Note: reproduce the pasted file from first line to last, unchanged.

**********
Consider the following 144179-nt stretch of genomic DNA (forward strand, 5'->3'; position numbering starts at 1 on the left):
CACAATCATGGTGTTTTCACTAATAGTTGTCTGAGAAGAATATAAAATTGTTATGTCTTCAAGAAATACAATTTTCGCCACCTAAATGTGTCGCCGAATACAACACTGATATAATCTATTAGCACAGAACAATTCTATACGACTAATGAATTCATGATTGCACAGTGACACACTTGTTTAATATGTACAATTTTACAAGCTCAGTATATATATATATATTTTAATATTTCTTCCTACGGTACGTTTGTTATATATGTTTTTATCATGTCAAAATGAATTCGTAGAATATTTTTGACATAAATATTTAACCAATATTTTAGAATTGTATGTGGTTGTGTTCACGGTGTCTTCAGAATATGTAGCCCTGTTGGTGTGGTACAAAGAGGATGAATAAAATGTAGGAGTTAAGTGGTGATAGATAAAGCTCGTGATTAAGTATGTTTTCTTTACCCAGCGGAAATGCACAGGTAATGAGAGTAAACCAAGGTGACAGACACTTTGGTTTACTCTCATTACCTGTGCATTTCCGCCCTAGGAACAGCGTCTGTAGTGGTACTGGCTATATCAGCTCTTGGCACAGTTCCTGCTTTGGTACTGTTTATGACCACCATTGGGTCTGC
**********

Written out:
Consider the following 144179-nt stretch of genomic DNA (forward strand, 5'->3'; position numbering starts at 1 on the left):
CACAATCATGGTGTTTTCACTAATAGTTGTCTGAGAAGAATATAAAATTGTTATGTCTTCAAGAAATACAATTTTCGCCACCTAAATGTGTCGCCGAATACAACACTGATATAATCTATTAGCACAGAACAATTCTATACGACTAATGAATTCATGATTGCACAGTGACACACTTGTTTAATATGTACAATTTTACAAGCTCAGTATATATATATATATTTTAATATTTCTTCCTACGGTACGTTTGTTATATATGTTTTTATCATGTCAAAATGAATTCGTAGAATATTTTTGACATAAATATTTAACCAATATTTTAGAATTGTATGTGGTTGTGTTCACGGTGTCTTCAGAATATGTAGCCCTGTTGGTGTGGTACAAAGAGGATGAATAAAATGTAGGAGTTAAGTGGTGATAGATAAAGCTCGTGATTAAGTATGTTTTCTTTACCCAGCGGAAATGCACAGGTAATGAGAGTAAACCAAGGTGACAGACACTTTGGTTTACTCTCATTACCTGTGCATTTCCGCCCTAGGAACAGCGTCTGTAGTGGTACTGGCTATATCAGCTCTTGGCACAGTTCCTGCTTTGGTACTGTTTATGACCACCATTGGGTCTGC